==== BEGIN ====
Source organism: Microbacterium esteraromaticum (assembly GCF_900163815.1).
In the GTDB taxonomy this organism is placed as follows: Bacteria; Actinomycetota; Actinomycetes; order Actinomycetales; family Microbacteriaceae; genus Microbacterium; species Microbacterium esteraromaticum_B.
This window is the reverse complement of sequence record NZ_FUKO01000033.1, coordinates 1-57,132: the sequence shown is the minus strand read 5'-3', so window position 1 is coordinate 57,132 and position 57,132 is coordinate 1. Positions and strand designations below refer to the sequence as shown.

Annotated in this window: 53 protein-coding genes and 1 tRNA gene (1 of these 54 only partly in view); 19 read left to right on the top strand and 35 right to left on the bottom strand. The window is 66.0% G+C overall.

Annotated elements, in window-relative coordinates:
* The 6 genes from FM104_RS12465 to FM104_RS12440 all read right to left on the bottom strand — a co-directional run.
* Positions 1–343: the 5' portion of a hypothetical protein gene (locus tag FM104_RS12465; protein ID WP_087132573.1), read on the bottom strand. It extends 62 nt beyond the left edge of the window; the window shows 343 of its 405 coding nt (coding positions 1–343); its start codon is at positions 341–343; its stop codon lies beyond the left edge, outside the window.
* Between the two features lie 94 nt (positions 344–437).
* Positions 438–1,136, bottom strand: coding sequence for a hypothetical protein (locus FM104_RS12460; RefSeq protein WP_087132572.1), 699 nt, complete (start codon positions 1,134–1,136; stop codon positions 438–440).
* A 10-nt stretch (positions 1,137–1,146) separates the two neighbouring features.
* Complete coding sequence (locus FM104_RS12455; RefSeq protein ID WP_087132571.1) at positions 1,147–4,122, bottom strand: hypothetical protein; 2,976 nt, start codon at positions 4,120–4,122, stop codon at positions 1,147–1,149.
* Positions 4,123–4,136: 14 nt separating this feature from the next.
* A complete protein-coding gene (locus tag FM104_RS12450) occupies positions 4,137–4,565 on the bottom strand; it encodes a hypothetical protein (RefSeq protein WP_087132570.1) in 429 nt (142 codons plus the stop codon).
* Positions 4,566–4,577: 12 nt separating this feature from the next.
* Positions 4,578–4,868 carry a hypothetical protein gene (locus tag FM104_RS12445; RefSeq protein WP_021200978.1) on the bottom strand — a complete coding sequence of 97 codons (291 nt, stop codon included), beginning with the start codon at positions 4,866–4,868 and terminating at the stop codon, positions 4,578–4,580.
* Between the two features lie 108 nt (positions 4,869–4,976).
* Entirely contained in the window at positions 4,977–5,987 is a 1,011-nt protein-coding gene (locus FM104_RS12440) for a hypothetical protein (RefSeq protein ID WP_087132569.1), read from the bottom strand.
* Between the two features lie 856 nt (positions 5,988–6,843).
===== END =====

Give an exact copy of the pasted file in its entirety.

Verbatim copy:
Source organism: Microbacterium esteraromaticum (assembly GCF_900163815.1).
In the GTDB taxonomy this organism is placed as follows: Bacteria; Actinomycetota; Actinomycetes; order Actinomycetales; family Microbacteriaceae; genus Microbacterium; species Microbacterium esteraromaticum_B.
This window is the reverse complement of sequence record NZ_FUKO01000033.1, coordinates 1-57,132: the sequence shown is the minus strand read 5'-3', so window position 1 is coordinate 57,132 and position 57,132 is coordinate 1. Positions and strand designations below refer to the sequence as shown.

Annotated in this window: 53 protein-coding genes and 1 tRNA gene (1 of these 54 only partly in view); 19 read left to right on the top strand and 35 right to left on the bottom strand. The window is 66.0% G+C overall.

Annotated elements, in window-relative coordinates:
* The 6 genes from FM104_RS12465 to FM104_RS12440 all read right to left on the bottom strand — a co-directional run.
* Positions 1–343: the 5' portion of a hypothetical protein gene (locus tag FM104_RS12465; protein ID WP_087132573.1), read on the bottom strand. It extends 62 nt beyond the left edge of the window; the window shows 343 of its 405 coding nt (coding positions 1–343); its start codon is at positions 341–343; its stop codon lies beyond the left edge, outside the window.
* Between the two features lie 94 nt (positions 344–437).
* Positions 438–1,136, bottom strand: coding sequence for a hypothetical protein (locus FM104_RS12460; RefSeq protein WP_087132572.1), 699 nt, complete (start codon positions 1,134–1,136; stop codon positions 438–440).
* A 10-nt stretch (positions 1,137–1,146) separates the two neighbouring features.
* Complete coding sequence (locus FM104_RS12455; RefSeq protein ID WP_087132571.1) at positions 1,147–4,122, bottom strand: hypothetical protein; 2,976 nt, start codon at positions 4,120–4,122, stop codon at positions 1,147–1,149.
* Positions 4,123–4,136: 14 nt separating this feature from the next.
* A complete protein-coding gene (locus tag FM104_RS12450) occupies positions 4,137–4,565 on the bottom strand; it encodes a hypothetical protein (RefSeq protein WP_087132570.1) in 429 nt (142 codons plus the stop codon).
* Positions 4,566–4,577: 12 nt separating this feature from the next.
* Positions 4,578–4,868 carry a hypothetical protein gene (locus tag FM104_RS12445; RefSeq protein WP_021200978.1) on the bottom strand — a complete coding sequence of 97 codons (291 nt, stop codon included), beginning with the start codon at positions 4,866–4,868 and terminating at the stop codon, positions 4,578–4,580.
* Between the two features lie 108 nt (positions 4,869–4,976).
* Entirely contained in the window at positions 4,977–5,987 is a 1,011-nt protein-coding gene (locus FM104_RS12440) for a hypothetical protein (RefSeq protein ID WP_087132569.1), read from the bottom strand.
* Between the two features lie 856 nt (positions 5,988–6,843).